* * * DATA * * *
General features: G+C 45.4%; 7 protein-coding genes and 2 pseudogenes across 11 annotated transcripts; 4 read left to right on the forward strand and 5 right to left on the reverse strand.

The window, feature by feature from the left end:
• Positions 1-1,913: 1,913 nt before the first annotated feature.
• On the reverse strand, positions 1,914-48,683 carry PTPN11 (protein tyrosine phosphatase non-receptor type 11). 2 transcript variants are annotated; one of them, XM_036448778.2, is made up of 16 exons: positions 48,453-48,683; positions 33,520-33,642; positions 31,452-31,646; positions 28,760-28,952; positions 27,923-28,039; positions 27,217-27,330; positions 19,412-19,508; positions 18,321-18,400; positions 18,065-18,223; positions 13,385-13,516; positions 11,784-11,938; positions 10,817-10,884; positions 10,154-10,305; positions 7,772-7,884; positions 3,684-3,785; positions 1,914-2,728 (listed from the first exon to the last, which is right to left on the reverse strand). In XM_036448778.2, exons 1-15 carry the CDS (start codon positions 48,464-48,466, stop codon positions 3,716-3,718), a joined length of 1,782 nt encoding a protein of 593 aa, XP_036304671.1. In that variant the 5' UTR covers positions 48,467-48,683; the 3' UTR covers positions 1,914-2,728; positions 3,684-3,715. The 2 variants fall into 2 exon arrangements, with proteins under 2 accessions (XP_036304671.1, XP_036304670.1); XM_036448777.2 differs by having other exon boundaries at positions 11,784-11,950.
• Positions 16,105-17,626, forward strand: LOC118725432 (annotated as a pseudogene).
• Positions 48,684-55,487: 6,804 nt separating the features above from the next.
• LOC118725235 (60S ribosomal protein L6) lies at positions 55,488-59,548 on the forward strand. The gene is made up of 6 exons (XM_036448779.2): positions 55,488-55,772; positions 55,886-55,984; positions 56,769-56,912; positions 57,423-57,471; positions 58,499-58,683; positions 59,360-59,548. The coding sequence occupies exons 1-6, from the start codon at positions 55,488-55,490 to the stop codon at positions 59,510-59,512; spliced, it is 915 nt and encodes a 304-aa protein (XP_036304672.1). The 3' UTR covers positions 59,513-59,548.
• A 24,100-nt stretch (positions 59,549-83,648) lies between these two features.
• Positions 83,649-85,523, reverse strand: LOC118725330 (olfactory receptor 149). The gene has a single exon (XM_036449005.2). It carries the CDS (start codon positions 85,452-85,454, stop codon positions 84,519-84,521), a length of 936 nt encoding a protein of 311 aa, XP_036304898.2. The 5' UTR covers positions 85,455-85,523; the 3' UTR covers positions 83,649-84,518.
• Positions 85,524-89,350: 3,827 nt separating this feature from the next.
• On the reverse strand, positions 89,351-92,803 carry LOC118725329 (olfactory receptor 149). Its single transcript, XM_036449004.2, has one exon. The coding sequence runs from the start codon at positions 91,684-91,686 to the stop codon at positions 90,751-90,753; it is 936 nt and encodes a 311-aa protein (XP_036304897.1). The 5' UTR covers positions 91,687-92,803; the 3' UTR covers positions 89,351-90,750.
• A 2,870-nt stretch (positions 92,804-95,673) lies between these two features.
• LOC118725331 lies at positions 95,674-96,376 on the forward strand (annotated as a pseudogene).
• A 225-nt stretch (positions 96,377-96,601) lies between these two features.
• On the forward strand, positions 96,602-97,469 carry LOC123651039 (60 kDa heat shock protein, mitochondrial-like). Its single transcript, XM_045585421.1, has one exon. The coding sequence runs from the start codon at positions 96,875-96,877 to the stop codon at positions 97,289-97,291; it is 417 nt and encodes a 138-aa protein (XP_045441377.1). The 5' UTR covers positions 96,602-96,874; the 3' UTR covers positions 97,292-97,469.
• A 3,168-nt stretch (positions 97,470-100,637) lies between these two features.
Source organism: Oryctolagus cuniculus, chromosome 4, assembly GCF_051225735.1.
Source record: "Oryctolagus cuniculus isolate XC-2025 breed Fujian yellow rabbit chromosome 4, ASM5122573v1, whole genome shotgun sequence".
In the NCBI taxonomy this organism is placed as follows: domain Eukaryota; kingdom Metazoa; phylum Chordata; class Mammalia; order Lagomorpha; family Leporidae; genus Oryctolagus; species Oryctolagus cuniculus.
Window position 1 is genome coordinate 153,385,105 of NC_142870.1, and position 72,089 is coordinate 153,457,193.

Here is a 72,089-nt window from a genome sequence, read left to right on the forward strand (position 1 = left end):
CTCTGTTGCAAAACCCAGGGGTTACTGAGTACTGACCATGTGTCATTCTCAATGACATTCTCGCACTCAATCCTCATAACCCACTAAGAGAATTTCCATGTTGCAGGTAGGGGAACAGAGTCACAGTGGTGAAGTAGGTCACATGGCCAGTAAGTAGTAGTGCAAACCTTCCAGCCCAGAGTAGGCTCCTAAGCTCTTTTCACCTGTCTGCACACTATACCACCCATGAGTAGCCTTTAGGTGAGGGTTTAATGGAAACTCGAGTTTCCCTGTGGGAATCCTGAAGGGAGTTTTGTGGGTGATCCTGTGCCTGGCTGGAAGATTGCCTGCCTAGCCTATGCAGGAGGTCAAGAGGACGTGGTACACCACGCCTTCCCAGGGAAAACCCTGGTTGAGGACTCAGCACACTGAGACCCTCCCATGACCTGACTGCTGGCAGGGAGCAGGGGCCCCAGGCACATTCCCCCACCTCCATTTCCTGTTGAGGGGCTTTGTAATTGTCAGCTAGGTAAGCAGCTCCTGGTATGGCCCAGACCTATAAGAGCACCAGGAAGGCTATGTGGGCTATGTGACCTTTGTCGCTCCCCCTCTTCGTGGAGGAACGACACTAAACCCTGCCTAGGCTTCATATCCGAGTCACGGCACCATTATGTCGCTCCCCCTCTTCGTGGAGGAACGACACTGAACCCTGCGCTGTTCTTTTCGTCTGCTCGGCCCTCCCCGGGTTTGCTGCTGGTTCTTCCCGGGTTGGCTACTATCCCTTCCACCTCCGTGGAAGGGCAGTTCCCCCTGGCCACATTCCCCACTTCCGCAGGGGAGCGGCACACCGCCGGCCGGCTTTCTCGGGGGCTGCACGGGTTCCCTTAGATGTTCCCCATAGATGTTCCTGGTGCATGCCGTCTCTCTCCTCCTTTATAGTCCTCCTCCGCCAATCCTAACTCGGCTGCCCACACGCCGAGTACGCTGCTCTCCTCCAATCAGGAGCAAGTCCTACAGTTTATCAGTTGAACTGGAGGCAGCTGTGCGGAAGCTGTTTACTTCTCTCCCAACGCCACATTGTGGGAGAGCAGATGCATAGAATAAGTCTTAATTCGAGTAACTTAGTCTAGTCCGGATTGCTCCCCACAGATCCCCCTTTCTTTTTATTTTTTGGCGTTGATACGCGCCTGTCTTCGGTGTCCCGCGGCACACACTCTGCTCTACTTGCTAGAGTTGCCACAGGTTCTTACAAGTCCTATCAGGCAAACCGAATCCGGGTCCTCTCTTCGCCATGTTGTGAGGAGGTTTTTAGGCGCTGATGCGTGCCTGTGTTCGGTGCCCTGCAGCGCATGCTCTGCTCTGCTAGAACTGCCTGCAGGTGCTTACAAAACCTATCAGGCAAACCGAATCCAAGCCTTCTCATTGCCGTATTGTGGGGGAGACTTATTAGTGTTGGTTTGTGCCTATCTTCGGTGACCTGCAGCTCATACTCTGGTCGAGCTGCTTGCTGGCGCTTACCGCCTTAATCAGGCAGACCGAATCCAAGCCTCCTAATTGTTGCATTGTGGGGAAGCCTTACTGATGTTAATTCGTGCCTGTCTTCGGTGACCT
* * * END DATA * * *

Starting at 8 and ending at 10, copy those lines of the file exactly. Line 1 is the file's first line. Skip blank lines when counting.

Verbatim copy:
• A 24,100-nt stretch (positions 59,549-83,648) lies between these two features.
• Positions 83,649-85,523, reverse strand: LOC118725330 (olfactory receptor 149). The gene has a single exon (XM_036449005.2). It carries the CDS (start codon positions 85,452-85,454, stop codon positions 84,519-84,521), a length of 936 nt encoding a protein of 311 aa, XP_036304898.2. The 5' UTR covers positions 85,455-85,523; the 3' UTR covers positions 83,649-84,518.
• Positions 85,524-89,350: 3,827 nt separating this feature from the next.